“A lot people say, ‘It’s cruelty-free,’ but nothing is really cruelty-free because of the people that are working.”
Alicia talks to vegan activist Amy Quichiz, the founder of Veggie Mijas, a U.S.-wide organization that gives women of color a place to meet and discuss their experiences with food. Topics covered include how to convince your family to stop consuming animal products, how veganism should be inherently intersectional, and how “cruelty-free” must refer to workers as well as animals.
Written and presented by Alicia Kennedy
Produced by Sareen Patel
ALICIA KENNEDY: This is Meatless, a podcast about eating from How We Get To Next. I’m Alicia Kennedy, a food and drink writer. I’ll be having conversations with chefs, writers, and more about how their personal and political beliefs determine whether or not they eat meat. This show asks the question, “How do identity, culture, economics, and history affect a diet?”
In this episode, I talk Amy Quichiz of Veggie Mijas, a national women of color vegan collective. We discussed why she went vegan, the need for community, and how she convinced her parents to quit meat and dairy.
[INTRO THEME ENDS]
ALICIA KENNEDY: Thank you so much Amy for being here.
AMY QUICHIZ: Thank you for inviting me.
ALICIA KENNEDY: Can you tell me about where you grew up and what you ate?
AMY QUICHIZ: Yeah. So, I grew up in Jackson Heights, which is a predominantly Colombian neighborhood. So, I’m Colombian and Peruvian, and growing up there I ate a lot of Colombian food, which meant a lot of meat, and then Peruvian food, which meant a lot of seafood. And growing up I always felt, like I always knew it was kind of wrong, but everyone around me ate it so normally, so it was just culture, I guess. And yeah, but I think that most of our foods can be vegan. So, you know, at the end of the day it was like beans and rice, with some platanos. So, it wasn’t always meat, and my parents didn’t always cook so much meat either. It was mostly when we ate outside as well.
ALICIA KENNEDY: Yeah. So, when did you become vegan?
AMY QUICHIZ: I became vegan my first year of college. I had friends that were vegans, vegans of color, and they were like, “Amy, if you’re all about feminism,” because I was like the women’s and gender studies, like, person, they would be like, “You have to stop eating meat.” So, I was like, “OK, like I don’t know how those things correlate but sure.” So, then I started watching Earthlings, and I was traumatized. I was like, “Oh my gosh, like, how can we do this to these creatures, like, they’re literally us, like, how can we hurt them in this way?” And I literally stopped eating meat or animal products because of the animals.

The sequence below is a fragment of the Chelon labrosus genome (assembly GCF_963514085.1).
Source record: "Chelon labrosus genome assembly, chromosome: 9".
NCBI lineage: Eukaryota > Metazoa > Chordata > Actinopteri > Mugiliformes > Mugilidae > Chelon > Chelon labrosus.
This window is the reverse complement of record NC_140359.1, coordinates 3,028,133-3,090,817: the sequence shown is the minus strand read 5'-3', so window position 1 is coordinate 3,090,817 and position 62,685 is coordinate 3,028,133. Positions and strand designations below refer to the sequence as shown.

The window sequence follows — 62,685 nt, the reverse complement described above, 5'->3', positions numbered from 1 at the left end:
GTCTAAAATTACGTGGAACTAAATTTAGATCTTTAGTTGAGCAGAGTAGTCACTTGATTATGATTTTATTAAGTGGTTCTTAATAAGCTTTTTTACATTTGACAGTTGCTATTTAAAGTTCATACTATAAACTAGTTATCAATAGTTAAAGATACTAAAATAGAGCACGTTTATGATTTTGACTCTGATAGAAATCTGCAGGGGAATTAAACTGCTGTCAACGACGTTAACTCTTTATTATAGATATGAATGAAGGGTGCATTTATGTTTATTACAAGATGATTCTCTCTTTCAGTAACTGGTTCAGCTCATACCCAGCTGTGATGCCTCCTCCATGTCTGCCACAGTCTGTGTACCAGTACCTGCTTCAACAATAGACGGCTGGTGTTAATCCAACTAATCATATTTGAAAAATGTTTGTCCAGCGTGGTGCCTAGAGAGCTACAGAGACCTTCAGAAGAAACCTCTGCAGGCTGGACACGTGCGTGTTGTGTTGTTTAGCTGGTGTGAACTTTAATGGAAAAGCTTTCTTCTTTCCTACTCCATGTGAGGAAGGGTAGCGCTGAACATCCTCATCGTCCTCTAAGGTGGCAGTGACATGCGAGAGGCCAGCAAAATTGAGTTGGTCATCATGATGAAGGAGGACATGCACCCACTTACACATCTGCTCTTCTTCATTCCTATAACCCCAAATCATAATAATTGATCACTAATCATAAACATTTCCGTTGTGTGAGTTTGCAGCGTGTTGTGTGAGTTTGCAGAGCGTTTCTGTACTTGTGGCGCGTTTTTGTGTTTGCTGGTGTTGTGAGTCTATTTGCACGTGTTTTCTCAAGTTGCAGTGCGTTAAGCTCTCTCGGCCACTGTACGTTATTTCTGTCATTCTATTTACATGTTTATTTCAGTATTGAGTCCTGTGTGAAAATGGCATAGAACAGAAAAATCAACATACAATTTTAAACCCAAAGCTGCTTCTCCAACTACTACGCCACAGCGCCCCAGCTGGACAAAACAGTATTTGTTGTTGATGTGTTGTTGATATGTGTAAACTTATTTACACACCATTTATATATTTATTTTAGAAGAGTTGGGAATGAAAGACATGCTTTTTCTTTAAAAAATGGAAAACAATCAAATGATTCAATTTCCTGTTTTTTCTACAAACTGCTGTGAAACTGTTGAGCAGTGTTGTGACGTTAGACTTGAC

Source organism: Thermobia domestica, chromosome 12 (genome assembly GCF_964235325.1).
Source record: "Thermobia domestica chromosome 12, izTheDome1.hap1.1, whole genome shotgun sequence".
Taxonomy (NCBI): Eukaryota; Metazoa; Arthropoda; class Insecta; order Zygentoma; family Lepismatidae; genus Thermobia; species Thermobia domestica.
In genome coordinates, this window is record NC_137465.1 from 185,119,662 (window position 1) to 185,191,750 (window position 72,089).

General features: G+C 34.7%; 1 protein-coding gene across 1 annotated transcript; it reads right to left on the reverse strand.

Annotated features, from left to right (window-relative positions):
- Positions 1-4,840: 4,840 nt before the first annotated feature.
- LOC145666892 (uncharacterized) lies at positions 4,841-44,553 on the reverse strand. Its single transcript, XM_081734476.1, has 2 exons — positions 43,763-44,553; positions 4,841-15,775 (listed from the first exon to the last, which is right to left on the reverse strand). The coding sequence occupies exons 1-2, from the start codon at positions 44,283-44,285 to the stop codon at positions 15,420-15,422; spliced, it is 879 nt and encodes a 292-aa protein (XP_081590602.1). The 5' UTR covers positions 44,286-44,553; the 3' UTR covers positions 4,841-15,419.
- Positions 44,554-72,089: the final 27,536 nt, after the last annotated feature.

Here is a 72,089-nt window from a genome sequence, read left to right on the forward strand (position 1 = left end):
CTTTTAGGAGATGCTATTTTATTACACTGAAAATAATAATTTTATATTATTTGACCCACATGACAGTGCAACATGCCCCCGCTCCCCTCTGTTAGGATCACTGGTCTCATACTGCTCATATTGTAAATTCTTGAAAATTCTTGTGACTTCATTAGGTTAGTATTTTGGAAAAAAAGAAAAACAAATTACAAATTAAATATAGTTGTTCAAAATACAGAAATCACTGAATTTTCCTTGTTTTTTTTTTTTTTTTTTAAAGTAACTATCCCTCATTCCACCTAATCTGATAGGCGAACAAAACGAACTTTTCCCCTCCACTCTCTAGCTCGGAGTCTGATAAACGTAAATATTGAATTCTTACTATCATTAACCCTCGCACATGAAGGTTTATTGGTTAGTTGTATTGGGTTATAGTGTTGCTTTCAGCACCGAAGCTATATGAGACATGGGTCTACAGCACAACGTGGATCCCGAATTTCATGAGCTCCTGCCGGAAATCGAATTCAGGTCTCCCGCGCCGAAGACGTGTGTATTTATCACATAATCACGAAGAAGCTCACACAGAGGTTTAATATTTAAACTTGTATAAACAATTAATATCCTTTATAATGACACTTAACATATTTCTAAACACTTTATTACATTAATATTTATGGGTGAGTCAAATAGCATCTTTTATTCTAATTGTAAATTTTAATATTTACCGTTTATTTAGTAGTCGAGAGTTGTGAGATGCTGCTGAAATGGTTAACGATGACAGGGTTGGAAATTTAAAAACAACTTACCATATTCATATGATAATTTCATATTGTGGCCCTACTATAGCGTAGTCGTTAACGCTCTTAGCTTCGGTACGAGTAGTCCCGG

Later, then, to find out by reading Sistah Vegan and Sexual Politics of Meat and just seeing so much violence of, cycles of violence, not only because of the animals but because of the people that work in the farm factories and everything of that. I was like, “OK, this is, like, a more serious reason of why to be vegan and, like, why everyone should care.” Not that speciesism, doesn’t matter, but I feel like there’s so much more reasons that people don’t know, as well.
ALICIA KENNEDY: Absolutely. And what was the reaction like from your family, from, from the people in your life who weren’t pushing you to be vegan?
AMY QUICHIZ: Yeah. So, at first, everyone’s like, “Oh my god, what happened? You came back gay and vegan? Like, what’s wrong with you?” And they were so surprised, they didn’t know, like, what was going on. And then I go inside the house, and I remember taking out all the dairy products out, taking out all the meat, and my mom’s like, “What’s happening, like, what are you doing?” I’m like, “We’re replacing all of this, we’re going to be fine.” So then we go to the supermarket and I literally replace every single thing, and then my parents were like, “Whoa, like, we didn’t even know these things existed.” And they got really excited as well, and started telling all of their friends, like, why it was important to be vegan, and ever since then, my parents don’t buy meat in the house, and we only buy vegan products as well. And my mom is so open to learning now, because I feel like, I always say this, like everyone thinks that veganism is very limiting but it’s actually like a whole new world to explore. Like, my mom now, she’s like, “Look at this vegan cheese I tried,” or, like, “Look at this vegan mayo that I just found,” and she’s so willing to explore and learn new recipes that involve veganism as well, and I think that it’s been really eye-opening for my parents.